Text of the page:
campaign that VI was involved with, was the subject of critique in a local
blog. The blogger, whom I find quite entertaining on occasion, took their
information from a newspaper article announcing the public campaign.
Unfortunately, they misread/misinterpreted the article and made some wrong
assumptions. As such, they criticized the effort and reported their data
as factual. You might imagine how many persons who follow that blog
decided to chime in. Most of them assuming the incorrect information was fact
and posting their own reply (read: Pile on). Of course, the creative
product eventually took some hits. We felt compelled to reply with the
accurate information, but declined to address the creative comments – as this
is a subjective product and we didn’t see the merit of debating it.
Another respondent criticized our reply and the mere fact that we replied, as
poor marketing. A few other marketing professionals have also commented
in person that we should not reply to criticism.
I think there’s an assumption by many that brands should not respond to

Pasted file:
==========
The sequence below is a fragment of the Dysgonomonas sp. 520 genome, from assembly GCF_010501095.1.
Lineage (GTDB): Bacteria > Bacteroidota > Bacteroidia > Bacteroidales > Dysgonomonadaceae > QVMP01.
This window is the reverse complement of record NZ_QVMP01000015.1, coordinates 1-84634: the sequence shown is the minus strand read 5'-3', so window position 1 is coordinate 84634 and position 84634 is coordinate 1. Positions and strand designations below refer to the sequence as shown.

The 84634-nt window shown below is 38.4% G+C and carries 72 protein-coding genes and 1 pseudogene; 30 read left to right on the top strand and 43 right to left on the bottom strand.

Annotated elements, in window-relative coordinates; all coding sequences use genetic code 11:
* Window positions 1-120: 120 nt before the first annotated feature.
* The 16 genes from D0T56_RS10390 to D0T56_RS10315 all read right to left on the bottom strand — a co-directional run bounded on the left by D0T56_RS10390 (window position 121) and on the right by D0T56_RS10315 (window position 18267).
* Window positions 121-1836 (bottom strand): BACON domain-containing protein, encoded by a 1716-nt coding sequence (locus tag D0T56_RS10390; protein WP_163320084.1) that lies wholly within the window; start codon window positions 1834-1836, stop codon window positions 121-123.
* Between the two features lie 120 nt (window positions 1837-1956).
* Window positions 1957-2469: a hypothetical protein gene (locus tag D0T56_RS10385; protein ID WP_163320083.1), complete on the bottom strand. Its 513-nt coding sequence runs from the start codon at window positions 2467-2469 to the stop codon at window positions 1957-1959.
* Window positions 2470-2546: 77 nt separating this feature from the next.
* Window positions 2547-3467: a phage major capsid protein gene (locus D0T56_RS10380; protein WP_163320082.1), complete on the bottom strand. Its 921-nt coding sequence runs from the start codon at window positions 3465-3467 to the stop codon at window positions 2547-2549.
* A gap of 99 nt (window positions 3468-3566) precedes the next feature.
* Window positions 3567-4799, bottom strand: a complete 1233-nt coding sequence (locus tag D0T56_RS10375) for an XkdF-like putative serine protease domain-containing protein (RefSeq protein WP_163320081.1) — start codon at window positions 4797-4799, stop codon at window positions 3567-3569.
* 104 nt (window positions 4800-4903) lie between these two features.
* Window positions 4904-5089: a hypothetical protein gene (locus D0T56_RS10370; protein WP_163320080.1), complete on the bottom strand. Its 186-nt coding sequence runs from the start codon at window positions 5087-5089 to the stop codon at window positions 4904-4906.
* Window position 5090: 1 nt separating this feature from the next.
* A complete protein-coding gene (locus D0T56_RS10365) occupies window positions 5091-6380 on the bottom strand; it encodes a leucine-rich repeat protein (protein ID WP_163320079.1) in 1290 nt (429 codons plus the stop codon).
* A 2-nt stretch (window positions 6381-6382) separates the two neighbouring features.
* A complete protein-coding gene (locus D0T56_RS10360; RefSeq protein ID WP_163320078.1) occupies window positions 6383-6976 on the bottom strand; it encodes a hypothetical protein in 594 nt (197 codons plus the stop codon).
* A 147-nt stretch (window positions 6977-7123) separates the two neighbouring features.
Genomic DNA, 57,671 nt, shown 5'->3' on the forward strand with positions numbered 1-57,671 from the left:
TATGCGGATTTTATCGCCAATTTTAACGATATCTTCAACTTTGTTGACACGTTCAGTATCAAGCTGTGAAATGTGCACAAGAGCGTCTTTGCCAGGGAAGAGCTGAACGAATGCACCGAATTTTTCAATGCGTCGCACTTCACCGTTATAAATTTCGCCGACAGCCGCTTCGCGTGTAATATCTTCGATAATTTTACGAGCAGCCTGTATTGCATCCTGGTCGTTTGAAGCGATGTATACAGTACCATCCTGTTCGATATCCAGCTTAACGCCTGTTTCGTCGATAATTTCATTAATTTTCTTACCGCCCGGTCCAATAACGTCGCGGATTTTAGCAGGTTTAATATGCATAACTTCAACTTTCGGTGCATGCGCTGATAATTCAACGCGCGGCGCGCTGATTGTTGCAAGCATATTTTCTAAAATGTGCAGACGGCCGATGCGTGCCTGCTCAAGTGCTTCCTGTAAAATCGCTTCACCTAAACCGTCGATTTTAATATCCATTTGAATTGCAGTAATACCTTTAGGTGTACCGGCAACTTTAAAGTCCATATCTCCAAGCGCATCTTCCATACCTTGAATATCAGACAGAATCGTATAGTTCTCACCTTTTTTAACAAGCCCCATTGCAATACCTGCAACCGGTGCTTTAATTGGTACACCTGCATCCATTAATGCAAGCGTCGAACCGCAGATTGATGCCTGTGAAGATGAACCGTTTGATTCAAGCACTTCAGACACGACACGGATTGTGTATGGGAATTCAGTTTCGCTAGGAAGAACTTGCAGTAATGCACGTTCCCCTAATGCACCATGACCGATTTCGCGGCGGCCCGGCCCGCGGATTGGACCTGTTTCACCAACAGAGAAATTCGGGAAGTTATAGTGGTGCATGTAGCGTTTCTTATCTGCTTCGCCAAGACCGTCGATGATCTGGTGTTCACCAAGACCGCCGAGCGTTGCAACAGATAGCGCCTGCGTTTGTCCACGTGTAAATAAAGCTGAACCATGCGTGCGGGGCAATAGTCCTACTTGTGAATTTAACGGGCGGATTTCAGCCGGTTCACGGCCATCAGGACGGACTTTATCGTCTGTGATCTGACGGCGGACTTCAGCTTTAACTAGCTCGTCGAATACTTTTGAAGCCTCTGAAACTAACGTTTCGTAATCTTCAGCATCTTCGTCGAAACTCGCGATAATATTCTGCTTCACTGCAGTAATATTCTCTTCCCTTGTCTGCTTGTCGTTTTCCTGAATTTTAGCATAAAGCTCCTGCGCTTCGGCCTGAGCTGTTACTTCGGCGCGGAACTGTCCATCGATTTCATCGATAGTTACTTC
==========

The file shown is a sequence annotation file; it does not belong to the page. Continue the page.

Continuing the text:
negative blog posts. For some reason they believe that a brand manager
should just let the conversation go wherever it is going. We disagree. The beauty of social media is the two-way conversation. And like a
two-way street, sometimes people go in the wrong direction (maybe they got bad
direction like the original blogger in this story). When they aren’t
redirected, they end up very far off from reality.
We’ve reexamined our reply to this particular blog and are convinced that we
made the right call: Set the facts straight and stay away from the
subjective. Sure, there were additional comments to our post and we didn’t
respond to those. We did, however, invite anyone who wanted to discuss the
matter with us to call, e-mail, stop by – whatever. And since the facts
weren’t nearly as interesting as the rhetoric that preceded it, everyone moved
on pretty quickly.
Given an opportunity for a do-over, we'd handle it exactly the same way.